Musk says he’d reverse Trump’s Twitter ban
Elon Musk said Tuesday that he will reverse former President Trump’s ban from Twitter if his acquisition of the platform is completed.
“I think it was a morally bad decision, to be clear, and foolish in the extreme,” said Musk, the CEO of Tesla, while speaking at the Financial Times’s “Future of the Car” event.
“I do think it was not correct to ban Donald Trump. I think that was a mistake,” he added. “It alienated a large part of the country and did not ultimately result in Donald Trump not having a voice.”
Twitter permanently banned Trump shortly after the Jan. 6, 2021, insurrection at the Capitol, saying that the then-president’s posts on the platform could encourage more violence.
Musk and Twitter agreed to a deal for the Tesla CEO to buy all outstanding shares of the company in a deal worth roughly $44 billion late last month.
Some civil society groups warned early on that Musk’s purchase of the platform could mean Trump’s return given the tech billionaire’s stated commitment to free speech absolutism.
Trump said shortly after Musk’s deal to buy Twitter was confirmed that he would not return to the platform even if invited back on.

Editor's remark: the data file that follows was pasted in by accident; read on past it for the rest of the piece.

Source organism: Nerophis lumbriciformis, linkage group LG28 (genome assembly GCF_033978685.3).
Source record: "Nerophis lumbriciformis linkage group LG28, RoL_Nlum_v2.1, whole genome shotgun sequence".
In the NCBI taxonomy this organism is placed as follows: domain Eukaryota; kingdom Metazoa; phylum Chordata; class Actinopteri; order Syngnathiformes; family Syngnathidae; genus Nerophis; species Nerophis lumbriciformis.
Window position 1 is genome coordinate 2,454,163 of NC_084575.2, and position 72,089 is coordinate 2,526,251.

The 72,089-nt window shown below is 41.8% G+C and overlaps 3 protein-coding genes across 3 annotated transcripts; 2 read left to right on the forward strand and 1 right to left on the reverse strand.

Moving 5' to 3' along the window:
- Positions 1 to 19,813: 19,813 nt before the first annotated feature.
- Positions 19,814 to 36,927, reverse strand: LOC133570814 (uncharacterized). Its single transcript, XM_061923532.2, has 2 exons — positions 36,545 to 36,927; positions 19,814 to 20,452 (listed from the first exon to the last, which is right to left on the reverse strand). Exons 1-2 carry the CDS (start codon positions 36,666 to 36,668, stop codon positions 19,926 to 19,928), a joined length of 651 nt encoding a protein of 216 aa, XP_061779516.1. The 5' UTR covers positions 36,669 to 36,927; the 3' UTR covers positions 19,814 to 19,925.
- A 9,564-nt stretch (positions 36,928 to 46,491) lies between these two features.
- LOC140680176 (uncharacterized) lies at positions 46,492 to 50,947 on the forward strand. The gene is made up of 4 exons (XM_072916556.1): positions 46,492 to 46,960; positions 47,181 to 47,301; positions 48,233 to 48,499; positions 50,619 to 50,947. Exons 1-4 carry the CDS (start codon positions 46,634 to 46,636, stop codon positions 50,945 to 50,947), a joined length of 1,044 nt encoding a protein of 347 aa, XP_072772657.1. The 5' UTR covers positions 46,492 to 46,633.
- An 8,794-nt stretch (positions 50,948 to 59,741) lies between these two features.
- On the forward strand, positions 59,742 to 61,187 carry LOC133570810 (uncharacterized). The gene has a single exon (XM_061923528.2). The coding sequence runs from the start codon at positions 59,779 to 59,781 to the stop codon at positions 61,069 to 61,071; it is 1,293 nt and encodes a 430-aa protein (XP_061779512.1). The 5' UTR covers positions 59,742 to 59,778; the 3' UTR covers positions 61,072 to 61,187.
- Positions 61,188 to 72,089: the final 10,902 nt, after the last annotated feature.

The former president, who boasted over 80 million followers on Twitter, has said that he will instead stay on the social media platform launched by his media company, Truth Social.
Trump has recently become more active on that platform, sharing “truths” with his 2.66 million followers there.
Despite his promises to stay on Truth Social, however, the allure of the reach offered by Twitter, where Trump frequently sparred with critics and boosted misinformation about the 2020 election and COVID-19, could convince the former president to make a return.
Musk’s deal to purchase Twitter may take several months to complete, given that shareholders still have to accept the proposal to buy their shares at $54.20. The deal could also be held up by a reported Federal Trade Commission probe.
In the interim, the company’s current leadership has said they will continue to run it as they were before the proposed acquisition.
Updated at 1:57 p.m.
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